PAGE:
## Combinatorics with PowerShell

Basic knowledge of combinatorics is essential for all software test engineers. A mathematical combination is a subset of a collection of items where order doesn’t matter. A mathematical permutation is a rearrangement of a collection of items. It is very useful to be able to programmatically manipulate combinations and permutations. Today I was pretty much blocked waiting for some hardware to arrive from Dell, and waiting for some phone messages to be returned, so I decided  to poke around combinatorics with PowerShell. The screenshot beloiw shows that I succeeded in getting a crude set of combination functions working. Because PowerShell is a scripting language it doesn’t support classes or structures, so I had to use global variables for n (the total number of items in the collection), k (the subset size), and values (an array to hold a combination element). Here is the main() function I used:

# demo.ps1
# string combinations with PowerShell
function main
{
write-host "`nbegin combinations with PowerShell demo`n"
\$data = ("ant","bat","cow","dog","elk","fox","gnu")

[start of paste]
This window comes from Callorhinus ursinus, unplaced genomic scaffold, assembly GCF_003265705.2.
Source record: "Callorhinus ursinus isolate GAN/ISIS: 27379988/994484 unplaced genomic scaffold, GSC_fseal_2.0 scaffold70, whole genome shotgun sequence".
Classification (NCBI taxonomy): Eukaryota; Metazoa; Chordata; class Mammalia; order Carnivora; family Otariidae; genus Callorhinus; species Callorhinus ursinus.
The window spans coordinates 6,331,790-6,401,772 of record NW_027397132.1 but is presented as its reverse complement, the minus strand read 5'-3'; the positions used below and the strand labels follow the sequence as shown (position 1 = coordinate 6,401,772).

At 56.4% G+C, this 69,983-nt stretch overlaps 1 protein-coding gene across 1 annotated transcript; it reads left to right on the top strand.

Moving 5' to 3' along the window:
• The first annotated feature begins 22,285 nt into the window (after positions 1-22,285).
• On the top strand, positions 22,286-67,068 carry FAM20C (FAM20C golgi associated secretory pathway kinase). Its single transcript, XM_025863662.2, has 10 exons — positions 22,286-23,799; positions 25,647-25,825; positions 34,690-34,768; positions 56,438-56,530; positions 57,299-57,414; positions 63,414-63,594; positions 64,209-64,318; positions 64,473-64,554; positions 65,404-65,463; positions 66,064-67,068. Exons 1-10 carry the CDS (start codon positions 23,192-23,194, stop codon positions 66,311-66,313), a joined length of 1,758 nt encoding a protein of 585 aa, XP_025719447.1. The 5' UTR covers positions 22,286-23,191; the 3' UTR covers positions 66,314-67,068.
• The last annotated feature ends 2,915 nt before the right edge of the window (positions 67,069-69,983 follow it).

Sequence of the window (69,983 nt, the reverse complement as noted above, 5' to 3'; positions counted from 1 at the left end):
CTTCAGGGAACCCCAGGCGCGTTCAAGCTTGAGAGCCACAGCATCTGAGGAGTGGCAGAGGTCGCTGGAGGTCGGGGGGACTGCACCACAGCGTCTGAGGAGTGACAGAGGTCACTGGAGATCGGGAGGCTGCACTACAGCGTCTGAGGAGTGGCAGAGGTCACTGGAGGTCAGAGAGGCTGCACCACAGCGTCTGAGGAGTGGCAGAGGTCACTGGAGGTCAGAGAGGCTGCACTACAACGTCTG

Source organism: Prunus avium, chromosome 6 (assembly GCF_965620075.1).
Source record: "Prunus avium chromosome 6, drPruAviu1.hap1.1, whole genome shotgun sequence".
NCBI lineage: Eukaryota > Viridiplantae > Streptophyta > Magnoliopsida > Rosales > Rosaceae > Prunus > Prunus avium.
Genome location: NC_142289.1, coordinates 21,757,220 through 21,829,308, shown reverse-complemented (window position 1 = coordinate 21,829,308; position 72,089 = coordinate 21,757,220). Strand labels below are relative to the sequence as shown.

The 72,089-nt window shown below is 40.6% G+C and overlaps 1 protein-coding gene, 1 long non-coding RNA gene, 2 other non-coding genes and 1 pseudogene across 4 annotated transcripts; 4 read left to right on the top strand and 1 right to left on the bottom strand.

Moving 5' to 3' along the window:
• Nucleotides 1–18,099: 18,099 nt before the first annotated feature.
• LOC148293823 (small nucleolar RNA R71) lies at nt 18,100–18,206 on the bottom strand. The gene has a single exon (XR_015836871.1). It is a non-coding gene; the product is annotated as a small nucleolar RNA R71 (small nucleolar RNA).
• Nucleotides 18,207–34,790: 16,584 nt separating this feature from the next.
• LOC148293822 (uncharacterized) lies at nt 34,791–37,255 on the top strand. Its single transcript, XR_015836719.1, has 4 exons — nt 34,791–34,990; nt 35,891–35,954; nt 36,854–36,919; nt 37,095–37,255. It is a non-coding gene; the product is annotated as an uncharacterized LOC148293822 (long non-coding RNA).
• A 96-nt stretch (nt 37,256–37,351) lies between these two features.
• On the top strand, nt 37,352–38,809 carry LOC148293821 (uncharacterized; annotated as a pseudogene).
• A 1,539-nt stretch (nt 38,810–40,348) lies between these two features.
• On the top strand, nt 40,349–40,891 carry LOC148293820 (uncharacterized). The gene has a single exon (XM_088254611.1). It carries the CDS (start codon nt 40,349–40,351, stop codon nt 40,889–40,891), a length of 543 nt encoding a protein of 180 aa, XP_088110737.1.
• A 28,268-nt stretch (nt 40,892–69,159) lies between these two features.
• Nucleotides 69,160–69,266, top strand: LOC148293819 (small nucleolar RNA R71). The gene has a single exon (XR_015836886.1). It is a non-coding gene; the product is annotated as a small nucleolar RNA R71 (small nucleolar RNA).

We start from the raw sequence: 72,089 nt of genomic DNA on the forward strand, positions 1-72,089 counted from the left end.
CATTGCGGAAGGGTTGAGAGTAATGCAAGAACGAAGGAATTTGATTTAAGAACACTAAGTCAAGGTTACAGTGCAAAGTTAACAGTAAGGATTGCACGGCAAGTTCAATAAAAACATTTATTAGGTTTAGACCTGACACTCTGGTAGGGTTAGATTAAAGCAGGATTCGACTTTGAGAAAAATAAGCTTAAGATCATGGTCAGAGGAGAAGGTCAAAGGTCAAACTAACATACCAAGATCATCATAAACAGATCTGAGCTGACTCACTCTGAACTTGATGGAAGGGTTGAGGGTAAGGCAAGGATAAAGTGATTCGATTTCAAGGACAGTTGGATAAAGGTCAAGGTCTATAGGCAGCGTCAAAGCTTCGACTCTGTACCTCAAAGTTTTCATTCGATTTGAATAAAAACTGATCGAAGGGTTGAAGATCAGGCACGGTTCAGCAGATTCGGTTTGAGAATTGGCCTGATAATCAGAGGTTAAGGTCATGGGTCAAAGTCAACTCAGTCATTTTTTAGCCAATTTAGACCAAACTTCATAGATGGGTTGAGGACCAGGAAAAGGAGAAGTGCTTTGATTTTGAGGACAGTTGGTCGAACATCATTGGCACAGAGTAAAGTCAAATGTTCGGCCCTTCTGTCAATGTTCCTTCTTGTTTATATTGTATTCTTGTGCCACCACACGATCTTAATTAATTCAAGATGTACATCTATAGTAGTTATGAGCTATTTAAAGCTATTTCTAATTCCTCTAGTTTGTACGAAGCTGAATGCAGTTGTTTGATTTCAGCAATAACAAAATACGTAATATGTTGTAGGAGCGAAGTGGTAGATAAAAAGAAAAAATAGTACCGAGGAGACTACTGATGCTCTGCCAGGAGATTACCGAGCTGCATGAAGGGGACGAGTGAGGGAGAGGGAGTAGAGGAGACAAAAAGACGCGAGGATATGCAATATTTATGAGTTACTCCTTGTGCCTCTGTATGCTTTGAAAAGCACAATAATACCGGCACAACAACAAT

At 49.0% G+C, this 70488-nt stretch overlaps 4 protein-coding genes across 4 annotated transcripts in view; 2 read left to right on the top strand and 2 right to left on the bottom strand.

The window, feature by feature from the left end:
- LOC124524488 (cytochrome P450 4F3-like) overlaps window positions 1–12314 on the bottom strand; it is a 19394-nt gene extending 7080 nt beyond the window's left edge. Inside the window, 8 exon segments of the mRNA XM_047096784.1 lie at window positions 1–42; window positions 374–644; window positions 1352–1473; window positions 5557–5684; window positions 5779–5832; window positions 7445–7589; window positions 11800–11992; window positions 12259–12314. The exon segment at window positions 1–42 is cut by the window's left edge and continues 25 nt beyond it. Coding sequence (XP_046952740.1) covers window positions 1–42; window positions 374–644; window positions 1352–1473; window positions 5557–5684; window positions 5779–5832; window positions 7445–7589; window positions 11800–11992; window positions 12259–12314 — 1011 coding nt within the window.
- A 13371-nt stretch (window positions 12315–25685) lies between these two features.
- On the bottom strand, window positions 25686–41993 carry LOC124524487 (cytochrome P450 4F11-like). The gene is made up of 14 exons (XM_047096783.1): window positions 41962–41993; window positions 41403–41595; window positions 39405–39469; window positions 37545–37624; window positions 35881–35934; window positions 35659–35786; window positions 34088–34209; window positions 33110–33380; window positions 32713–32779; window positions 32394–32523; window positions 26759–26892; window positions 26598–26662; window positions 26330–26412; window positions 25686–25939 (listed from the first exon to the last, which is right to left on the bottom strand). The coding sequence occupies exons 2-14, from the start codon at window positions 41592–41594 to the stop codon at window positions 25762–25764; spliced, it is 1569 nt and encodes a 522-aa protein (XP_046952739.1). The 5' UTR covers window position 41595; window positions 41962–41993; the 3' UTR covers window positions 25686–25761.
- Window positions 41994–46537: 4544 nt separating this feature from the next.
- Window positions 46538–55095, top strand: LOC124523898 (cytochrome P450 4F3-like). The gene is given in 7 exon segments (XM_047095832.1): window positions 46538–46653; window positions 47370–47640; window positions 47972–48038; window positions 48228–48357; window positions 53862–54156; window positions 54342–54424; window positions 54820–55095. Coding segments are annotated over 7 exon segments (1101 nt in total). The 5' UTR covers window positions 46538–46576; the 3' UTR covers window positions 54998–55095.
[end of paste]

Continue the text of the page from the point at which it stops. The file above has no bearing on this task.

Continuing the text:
write-host "Initial data is: \$data `n"
makeCombination 7 3 \$data
for (\$i = 0; \$i -le 34; \$i++) {
if (\$i -lt 10 ) { write-host " " -nonewline }
write-host "[\$i] " -nonewline
displayCombination
incrementCombination
}

write-host "`nend combinations with PowerShell demo`n"
}

And here is the rather messy makeCombination() method:

function makeCombination(\$n,\$k,[string[]]\$d)
{
\$script:nVal = 0
\$script:kVal = 0
\$script:values = @()
\$script:all = @() # save all original strings
\$script:id  = @{} # hash table of original string ids
if (\$d.length -ne \$n) {
throw "Incorrect data array size: array size must equal n"
}
else {
\$script:nVal = \$n
\$script:kVal = \$k
\$script:values = new-object string[] \$k
for (\$i = 0; \$i -lt \$k; \$i++) {
\$script:values[\$i] = \$d[\$i]
}
# save all strings
\$script:all = new-object string[] \$n
for (\$i = 0; \$i -lt \$d.length; \$i++) {
\$script:all[\$i] = \$d[\$i]
}
# the ‘id’ of each string
for (\$i = 0; \$i -lt \$d.length; \$i++) {
\$script:id[\$d[\$i]] += \$i
}
} # else
} # makeCombination()

Anyway, it was a good exercise that taught me a few things about PowerShell syntax, and supported my notion that PowerShell makes an excellent base-language for lightweight software test automation.